• Also let's say I am not using quotes, then when I am applying the for loop, is it implicit that variable i will hold the value as the first file until it reaches a space which tells it that first file ends?? – user3138373 Oct 27 '14 at 21:16
  • With all do respect to John WH Smith, I'm not sure who is upvoting the answer. for i in $(cat ..) is wrong. See the comment of jasonwryan. That is the way how you read lines from a file. cat(1) is used to concatenate multiple files together. It should NOT be used to feed file data to processes. There are far better ways to achieve this. The application might take a file as argument (eg. grep ^foo file); or you might want to use file redirection (eg. read line < file). – Valentin B Oct 28 '14 at 9:51
  • @val0x00ff - it's not wrong because you say it is, certainly. what is wrong about it? – mikeserv Oct 28 '14 at 9:54
  • @val0x00ff I used cat because that is what the OP was using in his question ;) The question isn't really about "how to read a file", but "why are newlines lost". As far as I'm concerned, I would always use read, which is why I edited my answer afterwards to add this solution. I understand that cat shouldn't be used to read a single file, but since it isn't the main topic, I didn't spend too much time on it. – John WH Smith Oct 28 '14 at 10:47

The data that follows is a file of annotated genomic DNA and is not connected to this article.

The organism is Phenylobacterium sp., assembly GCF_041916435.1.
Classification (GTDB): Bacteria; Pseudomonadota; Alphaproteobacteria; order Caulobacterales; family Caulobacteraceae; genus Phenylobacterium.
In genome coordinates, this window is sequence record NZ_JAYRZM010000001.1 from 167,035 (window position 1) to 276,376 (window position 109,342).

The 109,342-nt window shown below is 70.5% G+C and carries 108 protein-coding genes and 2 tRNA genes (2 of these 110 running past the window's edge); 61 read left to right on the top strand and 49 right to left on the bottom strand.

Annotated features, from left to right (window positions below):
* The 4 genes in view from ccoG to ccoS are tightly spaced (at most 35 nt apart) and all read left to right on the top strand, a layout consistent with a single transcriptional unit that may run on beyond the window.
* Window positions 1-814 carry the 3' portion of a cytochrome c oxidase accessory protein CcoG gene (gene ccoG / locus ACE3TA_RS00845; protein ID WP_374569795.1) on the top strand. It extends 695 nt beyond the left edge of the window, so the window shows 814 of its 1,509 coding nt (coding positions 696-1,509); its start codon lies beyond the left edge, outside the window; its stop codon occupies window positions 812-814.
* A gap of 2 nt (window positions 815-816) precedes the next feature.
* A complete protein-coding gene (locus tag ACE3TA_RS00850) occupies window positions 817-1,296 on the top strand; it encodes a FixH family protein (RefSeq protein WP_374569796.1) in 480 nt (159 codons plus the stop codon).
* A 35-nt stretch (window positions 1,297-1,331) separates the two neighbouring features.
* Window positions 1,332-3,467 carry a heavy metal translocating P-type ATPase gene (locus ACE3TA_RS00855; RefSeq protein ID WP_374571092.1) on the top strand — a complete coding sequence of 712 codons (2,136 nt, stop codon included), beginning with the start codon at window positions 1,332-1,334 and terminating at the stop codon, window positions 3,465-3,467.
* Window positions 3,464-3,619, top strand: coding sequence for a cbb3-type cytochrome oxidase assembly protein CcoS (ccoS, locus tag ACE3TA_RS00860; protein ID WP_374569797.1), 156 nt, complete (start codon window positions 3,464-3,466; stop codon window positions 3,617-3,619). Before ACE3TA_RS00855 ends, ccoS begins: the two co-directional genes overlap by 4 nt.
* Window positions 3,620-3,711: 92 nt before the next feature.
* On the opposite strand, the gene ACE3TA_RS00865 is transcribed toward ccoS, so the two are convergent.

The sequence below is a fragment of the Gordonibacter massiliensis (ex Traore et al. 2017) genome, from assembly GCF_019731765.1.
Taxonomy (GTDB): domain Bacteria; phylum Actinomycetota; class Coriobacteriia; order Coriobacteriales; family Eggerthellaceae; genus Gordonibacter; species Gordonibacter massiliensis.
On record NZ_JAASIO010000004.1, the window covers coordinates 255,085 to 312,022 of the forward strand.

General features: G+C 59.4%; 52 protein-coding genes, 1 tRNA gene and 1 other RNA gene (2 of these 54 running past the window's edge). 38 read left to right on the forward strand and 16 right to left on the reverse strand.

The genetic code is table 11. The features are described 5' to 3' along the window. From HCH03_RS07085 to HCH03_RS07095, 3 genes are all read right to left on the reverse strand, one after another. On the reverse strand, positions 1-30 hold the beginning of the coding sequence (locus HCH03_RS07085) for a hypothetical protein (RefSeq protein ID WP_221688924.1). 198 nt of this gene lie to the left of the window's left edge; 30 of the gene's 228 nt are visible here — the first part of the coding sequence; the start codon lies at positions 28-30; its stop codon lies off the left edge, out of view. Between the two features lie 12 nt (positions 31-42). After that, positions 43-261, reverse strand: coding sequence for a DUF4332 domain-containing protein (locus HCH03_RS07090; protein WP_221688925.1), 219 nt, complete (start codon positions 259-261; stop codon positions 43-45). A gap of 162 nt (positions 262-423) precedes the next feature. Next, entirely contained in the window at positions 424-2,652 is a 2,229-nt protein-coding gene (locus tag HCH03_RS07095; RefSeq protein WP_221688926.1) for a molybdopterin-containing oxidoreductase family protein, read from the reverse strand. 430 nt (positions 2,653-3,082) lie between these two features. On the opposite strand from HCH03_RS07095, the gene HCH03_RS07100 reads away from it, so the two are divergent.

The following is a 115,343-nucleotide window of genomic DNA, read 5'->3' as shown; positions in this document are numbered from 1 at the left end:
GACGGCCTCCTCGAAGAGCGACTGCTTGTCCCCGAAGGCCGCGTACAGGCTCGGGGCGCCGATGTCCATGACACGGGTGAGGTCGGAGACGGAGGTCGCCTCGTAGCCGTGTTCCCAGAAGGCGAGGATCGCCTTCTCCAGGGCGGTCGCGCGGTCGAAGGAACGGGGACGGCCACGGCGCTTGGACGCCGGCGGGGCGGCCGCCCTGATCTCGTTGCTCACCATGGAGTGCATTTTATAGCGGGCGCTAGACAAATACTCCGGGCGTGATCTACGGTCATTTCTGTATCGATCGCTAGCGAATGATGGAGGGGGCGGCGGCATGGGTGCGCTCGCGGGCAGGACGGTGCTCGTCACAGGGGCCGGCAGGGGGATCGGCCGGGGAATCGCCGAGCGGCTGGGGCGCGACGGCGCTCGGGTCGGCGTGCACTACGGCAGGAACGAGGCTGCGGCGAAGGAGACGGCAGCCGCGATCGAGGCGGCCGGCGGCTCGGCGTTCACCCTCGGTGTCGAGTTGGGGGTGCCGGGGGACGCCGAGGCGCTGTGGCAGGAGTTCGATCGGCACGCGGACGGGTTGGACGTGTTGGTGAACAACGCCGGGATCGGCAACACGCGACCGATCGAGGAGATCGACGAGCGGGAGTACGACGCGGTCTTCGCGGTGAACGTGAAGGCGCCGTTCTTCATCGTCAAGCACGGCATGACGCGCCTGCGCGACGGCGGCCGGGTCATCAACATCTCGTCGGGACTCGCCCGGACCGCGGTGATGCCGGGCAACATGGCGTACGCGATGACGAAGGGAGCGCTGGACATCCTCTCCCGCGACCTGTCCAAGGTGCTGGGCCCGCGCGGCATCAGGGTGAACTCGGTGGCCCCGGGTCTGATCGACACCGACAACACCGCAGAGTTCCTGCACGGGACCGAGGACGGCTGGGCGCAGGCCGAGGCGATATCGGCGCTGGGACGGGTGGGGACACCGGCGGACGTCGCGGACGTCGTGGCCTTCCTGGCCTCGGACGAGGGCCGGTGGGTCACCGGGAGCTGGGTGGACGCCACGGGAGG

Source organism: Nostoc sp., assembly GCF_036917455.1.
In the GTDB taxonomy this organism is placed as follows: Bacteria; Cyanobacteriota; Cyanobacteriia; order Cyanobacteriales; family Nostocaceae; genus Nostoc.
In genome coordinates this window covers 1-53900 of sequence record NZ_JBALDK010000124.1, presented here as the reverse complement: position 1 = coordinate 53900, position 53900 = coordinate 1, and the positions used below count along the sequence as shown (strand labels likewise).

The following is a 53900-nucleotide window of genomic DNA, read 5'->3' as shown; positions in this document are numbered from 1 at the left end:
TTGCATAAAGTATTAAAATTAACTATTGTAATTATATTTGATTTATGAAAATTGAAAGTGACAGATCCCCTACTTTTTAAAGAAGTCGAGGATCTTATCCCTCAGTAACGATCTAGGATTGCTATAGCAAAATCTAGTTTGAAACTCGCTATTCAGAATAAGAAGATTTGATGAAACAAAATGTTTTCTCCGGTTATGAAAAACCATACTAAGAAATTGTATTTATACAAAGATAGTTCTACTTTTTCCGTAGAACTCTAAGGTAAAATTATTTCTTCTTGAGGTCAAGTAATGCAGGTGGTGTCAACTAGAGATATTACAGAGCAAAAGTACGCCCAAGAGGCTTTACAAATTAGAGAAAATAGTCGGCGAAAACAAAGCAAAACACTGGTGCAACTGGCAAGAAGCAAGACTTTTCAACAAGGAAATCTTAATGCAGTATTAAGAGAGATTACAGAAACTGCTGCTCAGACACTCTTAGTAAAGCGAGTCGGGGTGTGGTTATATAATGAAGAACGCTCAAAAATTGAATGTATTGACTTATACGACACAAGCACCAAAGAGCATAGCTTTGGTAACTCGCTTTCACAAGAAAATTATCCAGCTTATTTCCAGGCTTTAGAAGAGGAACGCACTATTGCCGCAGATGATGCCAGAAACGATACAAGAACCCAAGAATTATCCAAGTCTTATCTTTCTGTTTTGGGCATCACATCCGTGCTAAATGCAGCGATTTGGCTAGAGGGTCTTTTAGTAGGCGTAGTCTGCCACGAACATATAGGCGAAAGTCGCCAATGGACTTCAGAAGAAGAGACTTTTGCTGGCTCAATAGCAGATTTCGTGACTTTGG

• 1
    @mikeserv - it treats data as code, which is generally considered wrong in any language. Or, any language except bash, apparently. – geirha Oct 28 '14 at 12:53

To add my emphasis, for loops iterate over words. If your file is:

one two
three four

Then this will emit four lines:

for word in $(cat file); do echo "$word"; done

To iterate over the lines of a file, do this:

while IFS= read -r line; do
    # do something with "$line" <-- quoted almost always
done < file
  • for loops iterate over arguments. If you do IFS=\n; for word in cat file; do echo "$word"; done you'll get two loops and two lines printed. $IFS applies globally all of the time in much the same way as it does to read - except that the read/\newline relationship is pretty special. – mikeserv Oct 28 '14 at 4:45
  • 1